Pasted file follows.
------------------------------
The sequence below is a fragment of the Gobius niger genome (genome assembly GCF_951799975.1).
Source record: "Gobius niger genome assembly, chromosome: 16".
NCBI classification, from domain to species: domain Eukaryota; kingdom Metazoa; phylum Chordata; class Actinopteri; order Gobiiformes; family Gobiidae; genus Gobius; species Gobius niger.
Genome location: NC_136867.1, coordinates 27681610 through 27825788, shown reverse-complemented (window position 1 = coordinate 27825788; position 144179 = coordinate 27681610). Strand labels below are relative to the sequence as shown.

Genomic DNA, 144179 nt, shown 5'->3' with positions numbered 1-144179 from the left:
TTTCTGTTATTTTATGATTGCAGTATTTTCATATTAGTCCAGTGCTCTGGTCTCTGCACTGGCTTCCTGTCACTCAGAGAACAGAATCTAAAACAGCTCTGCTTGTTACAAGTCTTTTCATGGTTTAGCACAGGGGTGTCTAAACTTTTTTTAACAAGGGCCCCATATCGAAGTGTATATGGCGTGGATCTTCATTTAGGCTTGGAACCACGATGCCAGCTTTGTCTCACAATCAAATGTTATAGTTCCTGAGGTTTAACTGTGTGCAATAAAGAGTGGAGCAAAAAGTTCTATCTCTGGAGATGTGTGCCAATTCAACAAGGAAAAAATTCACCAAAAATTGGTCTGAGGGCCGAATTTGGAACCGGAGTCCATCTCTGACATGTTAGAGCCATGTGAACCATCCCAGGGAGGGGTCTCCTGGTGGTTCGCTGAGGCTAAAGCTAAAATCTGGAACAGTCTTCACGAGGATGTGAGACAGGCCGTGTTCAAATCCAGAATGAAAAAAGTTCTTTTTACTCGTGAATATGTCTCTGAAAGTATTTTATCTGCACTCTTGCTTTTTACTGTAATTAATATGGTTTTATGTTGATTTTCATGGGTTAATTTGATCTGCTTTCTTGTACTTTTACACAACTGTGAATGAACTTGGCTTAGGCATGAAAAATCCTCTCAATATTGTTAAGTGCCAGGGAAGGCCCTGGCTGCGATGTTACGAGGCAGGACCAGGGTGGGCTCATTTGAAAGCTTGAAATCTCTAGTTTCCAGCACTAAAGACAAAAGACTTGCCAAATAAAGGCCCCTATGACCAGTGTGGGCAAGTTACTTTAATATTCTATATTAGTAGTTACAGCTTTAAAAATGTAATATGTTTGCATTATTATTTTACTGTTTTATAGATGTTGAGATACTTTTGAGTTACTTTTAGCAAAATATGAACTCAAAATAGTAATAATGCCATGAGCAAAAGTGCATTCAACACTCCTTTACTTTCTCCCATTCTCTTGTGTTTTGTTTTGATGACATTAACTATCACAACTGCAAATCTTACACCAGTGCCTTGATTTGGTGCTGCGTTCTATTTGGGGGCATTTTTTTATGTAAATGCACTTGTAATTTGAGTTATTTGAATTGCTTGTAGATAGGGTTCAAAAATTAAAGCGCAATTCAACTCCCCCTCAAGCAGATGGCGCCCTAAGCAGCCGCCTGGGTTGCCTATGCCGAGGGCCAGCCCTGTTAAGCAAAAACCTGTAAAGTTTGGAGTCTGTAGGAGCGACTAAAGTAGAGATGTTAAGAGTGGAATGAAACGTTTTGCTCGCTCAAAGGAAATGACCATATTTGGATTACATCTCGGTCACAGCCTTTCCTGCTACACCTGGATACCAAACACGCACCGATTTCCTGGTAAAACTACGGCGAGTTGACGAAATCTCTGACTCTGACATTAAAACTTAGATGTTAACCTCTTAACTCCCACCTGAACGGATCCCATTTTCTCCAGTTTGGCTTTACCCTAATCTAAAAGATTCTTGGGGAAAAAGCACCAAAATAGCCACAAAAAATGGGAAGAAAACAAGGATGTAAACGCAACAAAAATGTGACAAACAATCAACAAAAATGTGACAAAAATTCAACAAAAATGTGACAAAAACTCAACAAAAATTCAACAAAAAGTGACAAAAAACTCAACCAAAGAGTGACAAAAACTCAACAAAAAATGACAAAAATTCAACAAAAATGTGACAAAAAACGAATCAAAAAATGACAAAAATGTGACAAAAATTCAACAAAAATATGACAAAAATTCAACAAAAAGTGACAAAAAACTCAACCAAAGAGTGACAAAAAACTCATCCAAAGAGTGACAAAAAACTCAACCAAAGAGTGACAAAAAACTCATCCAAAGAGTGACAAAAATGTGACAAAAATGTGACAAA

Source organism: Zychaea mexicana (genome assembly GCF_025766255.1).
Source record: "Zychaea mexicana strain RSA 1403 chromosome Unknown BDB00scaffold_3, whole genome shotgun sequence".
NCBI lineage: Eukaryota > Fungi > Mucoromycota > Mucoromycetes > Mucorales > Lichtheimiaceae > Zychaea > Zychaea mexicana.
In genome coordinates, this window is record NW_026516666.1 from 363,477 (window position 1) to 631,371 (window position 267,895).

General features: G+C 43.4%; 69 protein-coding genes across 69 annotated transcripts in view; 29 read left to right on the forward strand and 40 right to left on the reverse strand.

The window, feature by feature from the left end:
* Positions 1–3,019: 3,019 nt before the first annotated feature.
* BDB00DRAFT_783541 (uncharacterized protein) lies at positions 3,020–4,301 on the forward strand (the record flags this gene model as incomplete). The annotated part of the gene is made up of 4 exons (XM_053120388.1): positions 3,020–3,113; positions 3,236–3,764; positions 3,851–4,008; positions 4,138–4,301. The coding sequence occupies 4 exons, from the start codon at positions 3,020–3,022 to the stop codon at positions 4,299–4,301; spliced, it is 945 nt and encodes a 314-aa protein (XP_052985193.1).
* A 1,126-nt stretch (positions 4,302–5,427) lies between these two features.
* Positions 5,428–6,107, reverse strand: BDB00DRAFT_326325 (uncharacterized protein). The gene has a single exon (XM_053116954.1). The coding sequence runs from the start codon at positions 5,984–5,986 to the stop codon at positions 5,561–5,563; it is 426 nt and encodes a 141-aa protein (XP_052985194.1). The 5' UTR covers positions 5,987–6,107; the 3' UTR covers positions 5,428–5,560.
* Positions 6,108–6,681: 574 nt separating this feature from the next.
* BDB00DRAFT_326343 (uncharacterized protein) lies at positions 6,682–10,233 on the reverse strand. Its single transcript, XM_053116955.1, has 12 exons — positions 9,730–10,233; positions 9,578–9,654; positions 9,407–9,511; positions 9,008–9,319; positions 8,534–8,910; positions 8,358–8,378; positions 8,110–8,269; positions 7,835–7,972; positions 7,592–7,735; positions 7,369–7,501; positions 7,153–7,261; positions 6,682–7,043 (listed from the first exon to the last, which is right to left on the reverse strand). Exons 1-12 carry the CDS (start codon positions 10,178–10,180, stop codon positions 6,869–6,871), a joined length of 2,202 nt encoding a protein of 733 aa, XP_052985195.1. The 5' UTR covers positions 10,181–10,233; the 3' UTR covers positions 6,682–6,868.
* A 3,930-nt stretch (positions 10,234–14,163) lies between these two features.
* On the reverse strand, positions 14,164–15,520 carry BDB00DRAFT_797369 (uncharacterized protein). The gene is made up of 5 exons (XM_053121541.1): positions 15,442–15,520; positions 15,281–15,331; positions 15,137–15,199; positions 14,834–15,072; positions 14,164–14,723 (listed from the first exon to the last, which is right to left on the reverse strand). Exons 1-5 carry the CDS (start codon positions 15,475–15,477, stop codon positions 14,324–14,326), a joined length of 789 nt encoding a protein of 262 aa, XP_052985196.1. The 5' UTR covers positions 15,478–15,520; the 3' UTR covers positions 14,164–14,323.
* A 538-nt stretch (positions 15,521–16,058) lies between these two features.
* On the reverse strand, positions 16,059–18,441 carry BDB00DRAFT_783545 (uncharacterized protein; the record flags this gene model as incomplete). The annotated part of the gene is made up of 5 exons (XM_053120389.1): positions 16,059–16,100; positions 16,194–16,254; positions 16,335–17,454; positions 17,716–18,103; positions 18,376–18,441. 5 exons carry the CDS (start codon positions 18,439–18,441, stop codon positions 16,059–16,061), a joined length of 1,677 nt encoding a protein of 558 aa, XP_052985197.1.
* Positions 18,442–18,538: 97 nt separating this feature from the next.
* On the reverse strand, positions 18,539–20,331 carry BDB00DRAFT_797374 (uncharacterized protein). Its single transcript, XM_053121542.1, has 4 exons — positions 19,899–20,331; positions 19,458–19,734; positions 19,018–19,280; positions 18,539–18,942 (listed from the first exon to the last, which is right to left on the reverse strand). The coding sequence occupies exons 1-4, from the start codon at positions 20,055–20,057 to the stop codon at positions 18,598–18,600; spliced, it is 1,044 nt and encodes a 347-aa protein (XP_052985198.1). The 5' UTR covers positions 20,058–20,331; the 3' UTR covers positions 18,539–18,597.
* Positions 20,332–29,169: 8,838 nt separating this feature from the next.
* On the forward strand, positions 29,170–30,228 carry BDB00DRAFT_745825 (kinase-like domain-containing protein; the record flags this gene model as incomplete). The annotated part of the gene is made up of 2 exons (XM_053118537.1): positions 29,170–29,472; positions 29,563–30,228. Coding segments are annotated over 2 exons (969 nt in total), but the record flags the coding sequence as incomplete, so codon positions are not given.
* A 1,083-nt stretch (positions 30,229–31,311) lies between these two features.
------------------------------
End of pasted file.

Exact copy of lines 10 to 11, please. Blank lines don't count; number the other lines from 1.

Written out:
In genome coordinates, this window is record NW_026516666.1 from 363,477 (window position 1) to 631,371 (window position 267,895).

General features: G+C 43.4%; 69 protein-coding genes across 69 annotated transcripts in view; 29 read left to right on the forward strand and 40 right to left on the reverse strand.